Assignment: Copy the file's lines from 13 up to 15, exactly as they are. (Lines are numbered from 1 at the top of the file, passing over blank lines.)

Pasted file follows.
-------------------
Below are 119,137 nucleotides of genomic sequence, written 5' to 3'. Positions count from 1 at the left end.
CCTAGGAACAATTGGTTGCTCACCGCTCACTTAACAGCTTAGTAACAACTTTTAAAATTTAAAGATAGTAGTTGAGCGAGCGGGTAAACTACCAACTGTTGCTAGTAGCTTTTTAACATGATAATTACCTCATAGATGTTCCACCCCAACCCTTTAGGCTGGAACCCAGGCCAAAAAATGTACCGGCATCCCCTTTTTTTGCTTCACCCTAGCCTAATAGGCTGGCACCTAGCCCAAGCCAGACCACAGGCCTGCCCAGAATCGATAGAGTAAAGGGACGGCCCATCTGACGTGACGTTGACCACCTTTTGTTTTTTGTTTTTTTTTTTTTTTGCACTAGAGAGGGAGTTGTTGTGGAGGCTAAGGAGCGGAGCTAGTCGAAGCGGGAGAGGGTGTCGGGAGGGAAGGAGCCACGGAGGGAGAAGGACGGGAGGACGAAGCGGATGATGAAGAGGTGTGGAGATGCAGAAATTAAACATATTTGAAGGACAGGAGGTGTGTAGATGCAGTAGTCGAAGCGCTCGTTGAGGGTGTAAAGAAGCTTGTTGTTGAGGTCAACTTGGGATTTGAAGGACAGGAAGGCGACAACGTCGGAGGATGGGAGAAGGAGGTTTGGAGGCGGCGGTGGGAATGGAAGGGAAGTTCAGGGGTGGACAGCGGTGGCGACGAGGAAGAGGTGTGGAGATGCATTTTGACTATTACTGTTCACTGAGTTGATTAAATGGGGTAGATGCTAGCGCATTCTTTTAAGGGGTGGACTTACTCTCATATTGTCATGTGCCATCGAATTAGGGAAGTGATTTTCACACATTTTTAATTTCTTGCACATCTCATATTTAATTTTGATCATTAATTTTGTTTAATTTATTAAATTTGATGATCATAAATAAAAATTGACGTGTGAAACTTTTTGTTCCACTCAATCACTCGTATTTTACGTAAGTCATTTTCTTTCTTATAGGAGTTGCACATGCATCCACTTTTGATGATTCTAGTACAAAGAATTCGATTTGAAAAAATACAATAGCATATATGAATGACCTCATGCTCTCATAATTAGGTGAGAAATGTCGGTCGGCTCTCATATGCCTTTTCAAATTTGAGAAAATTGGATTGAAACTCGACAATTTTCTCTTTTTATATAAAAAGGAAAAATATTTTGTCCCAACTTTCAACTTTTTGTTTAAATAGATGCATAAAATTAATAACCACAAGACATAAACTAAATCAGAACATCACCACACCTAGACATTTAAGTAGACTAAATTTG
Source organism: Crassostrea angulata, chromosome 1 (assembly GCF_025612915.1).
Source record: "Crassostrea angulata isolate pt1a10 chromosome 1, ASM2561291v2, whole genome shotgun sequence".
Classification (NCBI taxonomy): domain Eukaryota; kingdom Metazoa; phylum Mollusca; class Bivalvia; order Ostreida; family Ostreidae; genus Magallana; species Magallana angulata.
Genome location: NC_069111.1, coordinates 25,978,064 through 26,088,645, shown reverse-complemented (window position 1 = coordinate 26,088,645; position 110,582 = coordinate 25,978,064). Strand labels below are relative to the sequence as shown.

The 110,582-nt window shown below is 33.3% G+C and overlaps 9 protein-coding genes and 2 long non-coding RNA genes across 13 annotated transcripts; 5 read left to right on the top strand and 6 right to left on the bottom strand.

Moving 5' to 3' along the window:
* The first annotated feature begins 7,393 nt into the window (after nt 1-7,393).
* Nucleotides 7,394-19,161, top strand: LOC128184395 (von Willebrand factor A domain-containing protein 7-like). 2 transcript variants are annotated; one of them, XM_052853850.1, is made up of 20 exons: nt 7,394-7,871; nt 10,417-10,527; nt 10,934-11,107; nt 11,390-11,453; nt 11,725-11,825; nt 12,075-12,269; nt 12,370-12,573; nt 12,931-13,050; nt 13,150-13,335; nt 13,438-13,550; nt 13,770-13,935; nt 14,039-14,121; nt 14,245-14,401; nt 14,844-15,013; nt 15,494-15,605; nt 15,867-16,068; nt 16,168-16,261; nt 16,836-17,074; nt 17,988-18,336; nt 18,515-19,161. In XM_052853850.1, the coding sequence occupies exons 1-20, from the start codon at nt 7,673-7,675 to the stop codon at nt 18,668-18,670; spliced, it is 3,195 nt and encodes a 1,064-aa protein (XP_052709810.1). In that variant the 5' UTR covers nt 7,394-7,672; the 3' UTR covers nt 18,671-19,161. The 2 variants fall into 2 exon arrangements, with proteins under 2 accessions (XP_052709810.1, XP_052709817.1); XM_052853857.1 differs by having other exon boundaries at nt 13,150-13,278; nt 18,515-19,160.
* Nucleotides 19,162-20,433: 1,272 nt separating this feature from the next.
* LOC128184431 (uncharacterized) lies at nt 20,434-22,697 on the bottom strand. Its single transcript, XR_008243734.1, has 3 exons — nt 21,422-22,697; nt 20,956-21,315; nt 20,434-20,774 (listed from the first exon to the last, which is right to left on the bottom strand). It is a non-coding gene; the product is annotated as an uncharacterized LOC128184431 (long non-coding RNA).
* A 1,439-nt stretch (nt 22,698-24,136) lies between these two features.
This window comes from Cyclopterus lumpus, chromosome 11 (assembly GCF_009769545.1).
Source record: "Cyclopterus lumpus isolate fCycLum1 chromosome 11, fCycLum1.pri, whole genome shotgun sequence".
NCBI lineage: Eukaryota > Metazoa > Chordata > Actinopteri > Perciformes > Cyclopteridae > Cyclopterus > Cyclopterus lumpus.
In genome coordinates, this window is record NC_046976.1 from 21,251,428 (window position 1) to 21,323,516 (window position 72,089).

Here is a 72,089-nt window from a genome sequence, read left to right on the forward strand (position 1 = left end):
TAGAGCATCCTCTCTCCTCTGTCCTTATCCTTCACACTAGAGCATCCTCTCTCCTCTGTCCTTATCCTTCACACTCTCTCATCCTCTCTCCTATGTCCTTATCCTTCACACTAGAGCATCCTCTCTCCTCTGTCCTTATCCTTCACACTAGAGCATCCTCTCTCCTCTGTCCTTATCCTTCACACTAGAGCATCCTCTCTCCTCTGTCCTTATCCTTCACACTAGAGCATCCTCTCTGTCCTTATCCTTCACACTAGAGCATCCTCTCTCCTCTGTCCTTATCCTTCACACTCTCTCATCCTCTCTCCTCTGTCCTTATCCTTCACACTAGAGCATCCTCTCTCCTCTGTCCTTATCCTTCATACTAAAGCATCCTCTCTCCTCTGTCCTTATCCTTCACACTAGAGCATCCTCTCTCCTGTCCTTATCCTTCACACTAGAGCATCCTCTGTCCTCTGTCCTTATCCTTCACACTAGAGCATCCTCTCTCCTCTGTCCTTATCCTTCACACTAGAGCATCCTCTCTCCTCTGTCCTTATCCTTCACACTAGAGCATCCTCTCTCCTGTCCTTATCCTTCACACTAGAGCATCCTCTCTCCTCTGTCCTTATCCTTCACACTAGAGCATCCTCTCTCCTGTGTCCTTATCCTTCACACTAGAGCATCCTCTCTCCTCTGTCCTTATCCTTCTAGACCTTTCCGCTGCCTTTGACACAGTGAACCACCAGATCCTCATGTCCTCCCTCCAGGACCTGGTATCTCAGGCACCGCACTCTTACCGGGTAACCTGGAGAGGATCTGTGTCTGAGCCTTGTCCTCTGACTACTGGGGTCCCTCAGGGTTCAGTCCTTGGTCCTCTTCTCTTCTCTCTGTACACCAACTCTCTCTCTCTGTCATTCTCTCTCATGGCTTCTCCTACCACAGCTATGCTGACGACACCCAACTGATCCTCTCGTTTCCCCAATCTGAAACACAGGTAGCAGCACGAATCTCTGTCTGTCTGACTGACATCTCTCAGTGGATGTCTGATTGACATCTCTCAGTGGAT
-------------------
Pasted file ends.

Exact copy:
* A 1,439-nt stretch (nt 22,698-24,136) lies between these two features.
This window comes from Cyclopterus lumpus, chromosome 11 (assembly GCF_009769545.1).
Source record: "Cyclopterus lumpus isolate fCycLum1 chromosome 11, fCycLum1.pri, whole genome shotgun sequence".